First, our cast of characters: Luis and Isabel were the two oldest children of Manuel and Isabel (Fenollosa) Emilio of Salem, Mass. Luis had enlisted in the Union Army and, in the fall of 1862, at just 17 years old, was serving as an officer in the 23rd Regiment at New Bern, N.C. Luis's friend Oliver Wendell Holmes Upham, a.k.a. Wendell, had enlisted with him but was discharged due to illness and sent back to Salem. Naturally, while there, he visited his friend's family, which included Isabel, then 15.
Opinion seems to have been divided on Wendell. Luis described him as “a good boy, rather odd, but in every respect a gentleman[...] He is my most faithful friend.” A mutual friend complained of Wendell's laziness. At any rate, Wendell was warmly welcomed and liked by the Emilio family, particularly Isabel and her four younger siblings, who ranged in age from 11 to 4. As Luis' mother wrote, Wendell “was delighted to meet the children[...] He played with them as if one of their age.” She called him a “good affectionate boy.” Wendell also enjoyed his visits immensely and wrote to Luis with effusive praise for his family.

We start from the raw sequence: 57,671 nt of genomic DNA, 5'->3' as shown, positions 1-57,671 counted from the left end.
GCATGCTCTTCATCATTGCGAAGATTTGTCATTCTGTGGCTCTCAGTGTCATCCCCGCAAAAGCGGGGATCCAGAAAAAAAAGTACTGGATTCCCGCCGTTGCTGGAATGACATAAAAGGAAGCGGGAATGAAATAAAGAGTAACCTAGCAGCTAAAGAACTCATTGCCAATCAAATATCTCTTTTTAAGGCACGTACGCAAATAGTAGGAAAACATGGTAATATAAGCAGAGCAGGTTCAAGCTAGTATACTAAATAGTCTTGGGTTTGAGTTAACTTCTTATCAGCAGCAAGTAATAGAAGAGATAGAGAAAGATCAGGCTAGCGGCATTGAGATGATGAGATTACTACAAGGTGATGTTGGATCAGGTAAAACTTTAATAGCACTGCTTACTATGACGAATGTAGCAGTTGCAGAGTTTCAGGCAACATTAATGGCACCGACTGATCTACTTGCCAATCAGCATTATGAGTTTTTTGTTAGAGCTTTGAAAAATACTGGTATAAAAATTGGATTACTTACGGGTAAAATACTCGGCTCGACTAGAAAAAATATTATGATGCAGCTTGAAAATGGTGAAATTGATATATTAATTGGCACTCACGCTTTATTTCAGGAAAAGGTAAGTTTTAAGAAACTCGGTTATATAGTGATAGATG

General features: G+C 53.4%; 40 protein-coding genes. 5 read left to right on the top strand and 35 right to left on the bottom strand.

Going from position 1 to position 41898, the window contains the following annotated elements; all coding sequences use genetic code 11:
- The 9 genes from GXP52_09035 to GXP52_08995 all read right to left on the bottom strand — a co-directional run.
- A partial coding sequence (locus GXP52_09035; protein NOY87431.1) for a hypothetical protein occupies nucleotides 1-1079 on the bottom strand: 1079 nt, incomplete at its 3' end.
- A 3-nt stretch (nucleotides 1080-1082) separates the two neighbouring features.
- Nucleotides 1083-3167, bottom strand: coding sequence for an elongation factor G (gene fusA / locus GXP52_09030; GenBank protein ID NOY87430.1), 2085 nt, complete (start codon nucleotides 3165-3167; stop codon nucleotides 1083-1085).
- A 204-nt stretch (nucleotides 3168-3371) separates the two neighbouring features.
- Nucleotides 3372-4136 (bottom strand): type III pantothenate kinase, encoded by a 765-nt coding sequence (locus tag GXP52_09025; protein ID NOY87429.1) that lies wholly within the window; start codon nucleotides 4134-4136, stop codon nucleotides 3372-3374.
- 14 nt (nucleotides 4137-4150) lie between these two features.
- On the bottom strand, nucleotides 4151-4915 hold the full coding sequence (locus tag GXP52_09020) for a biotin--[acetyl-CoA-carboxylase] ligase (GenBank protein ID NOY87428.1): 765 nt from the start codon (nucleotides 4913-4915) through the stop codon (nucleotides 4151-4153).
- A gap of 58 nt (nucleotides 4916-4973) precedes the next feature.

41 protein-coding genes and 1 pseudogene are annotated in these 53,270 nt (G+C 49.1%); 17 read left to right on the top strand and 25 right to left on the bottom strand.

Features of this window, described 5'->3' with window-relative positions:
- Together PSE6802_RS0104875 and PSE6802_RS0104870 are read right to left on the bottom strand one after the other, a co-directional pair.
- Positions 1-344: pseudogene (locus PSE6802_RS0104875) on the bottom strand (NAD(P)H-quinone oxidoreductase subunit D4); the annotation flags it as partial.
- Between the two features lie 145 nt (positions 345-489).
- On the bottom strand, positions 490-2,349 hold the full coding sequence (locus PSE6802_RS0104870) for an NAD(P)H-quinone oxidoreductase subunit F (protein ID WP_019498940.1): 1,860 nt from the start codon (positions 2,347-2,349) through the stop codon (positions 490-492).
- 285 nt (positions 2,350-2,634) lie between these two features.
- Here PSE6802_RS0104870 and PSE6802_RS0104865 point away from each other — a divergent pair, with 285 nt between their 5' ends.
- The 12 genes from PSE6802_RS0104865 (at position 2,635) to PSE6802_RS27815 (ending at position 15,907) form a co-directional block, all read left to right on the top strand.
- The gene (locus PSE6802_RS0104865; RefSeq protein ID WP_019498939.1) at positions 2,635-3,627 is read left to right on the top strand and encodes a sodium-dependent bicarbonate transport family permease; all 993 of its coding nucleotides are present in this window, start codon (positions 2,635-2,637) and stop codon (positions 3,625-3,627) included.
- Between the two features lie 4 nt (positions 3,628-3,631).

However, just 2-3 weeks after his first visit, Luis' mother started to express some reservations to Luis.
Wendell comes in often. He is very fond of fun and quite fond of kissing which I do not like as I have to be present when he [is] in the room or else he would be I fear too wild. Isa seems to like to have him come. I hardly know what to think of him. Can you explain[?]
Isabel also wrote to Luis about this time, joking about one of Wendell's visits. That letter is missing, but Luis' reply is filled with consternation.
I must confess I am ashamed to hear of such actions as you write. He has made a perfect fool of himself[...] I must pray you not to humor him in the least thing, and if he attempts to act so again to leave the room, and let him know his company is not wanted; sometimes he acts in the most foolish manner, so that I have been ashamed of being with him.